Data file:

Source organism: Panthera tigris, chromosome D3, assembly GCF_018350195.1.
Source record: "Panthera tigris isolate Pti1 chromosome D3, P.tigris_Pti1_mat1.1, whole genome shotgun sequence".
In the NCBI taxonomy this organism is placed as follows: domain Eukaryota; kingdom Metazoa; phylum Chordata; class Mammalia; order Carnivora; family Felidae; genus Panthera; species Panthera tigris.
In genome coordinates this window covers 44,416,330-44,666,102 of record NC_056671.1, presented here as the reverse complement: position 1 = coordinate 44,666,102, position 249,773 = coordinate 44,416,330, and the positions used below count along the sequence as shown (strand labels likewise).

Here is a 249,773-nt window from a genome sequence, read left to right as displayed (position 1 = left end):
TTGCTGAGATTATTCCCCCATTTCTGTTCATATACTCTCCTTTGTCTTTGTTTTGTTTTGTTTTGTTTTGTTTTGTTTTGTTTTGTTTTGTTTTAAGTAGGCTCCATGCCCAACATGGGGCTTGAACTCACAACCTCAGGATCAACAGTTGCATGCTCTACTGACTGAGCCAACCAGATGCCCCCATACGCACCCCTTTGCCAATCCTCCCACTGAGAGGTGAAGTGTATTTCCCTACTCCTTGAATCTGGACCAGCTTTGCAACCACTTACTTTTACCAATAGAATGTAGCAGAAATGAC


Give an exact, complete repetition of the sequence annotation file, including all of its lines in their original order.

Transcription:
Source organism: Panthera tigris, chromosome D3, assembly GCF_018350195.1.
Source record: "Panthera tigris isolate Pti1 chromosome D3, P.tigris_Pti1_mat1.1, whole genome shotgun sequence".
In the NCBI taxonomy this organism is placed as follows: domain Eukaryota; kingdom Metazoa; phylum Chordata; class Mammalia; order Carnivora; family Felidae; genus Panthera; species Panthera tigris.
In genome coordinates this window covers 44,416,330-44,666,102 of record NC_056671.1, presented here as the reverse complement: position 1 = coordinate 44,666,102, position 249,773 = coordinate 44,416,330, and the positions used below count along the sequence as shown (strand labels likewise).

Here is a 249,773-nt window from a genome sequence, read left to right as displayed (position 1 = left end):
TTGCTGAGATTATTCCCCCATTTCTGTTCATATACTCTCCTTTGTCTTTGTTTTGTTTTGTTTTGTTTTGTTTTGTTTTGTTTTGTTTTGTTTTAAGTAGGCTCCATGCCCAACATGGGGCTTGAACTCACAACCTCAGGATCAACAGTTGCATGCTCTACTGACTGAGCCAACCAGATGCCCCCATACGCACCCCTTTGCCAATCCTCCCACTGAGAGGTGAAGTGTATTTCCCTACTCCTTGAATCTGGACCAGCTTTGCAACCACTTACTTTTACCAATAGAATGTAGCAGAAATGAC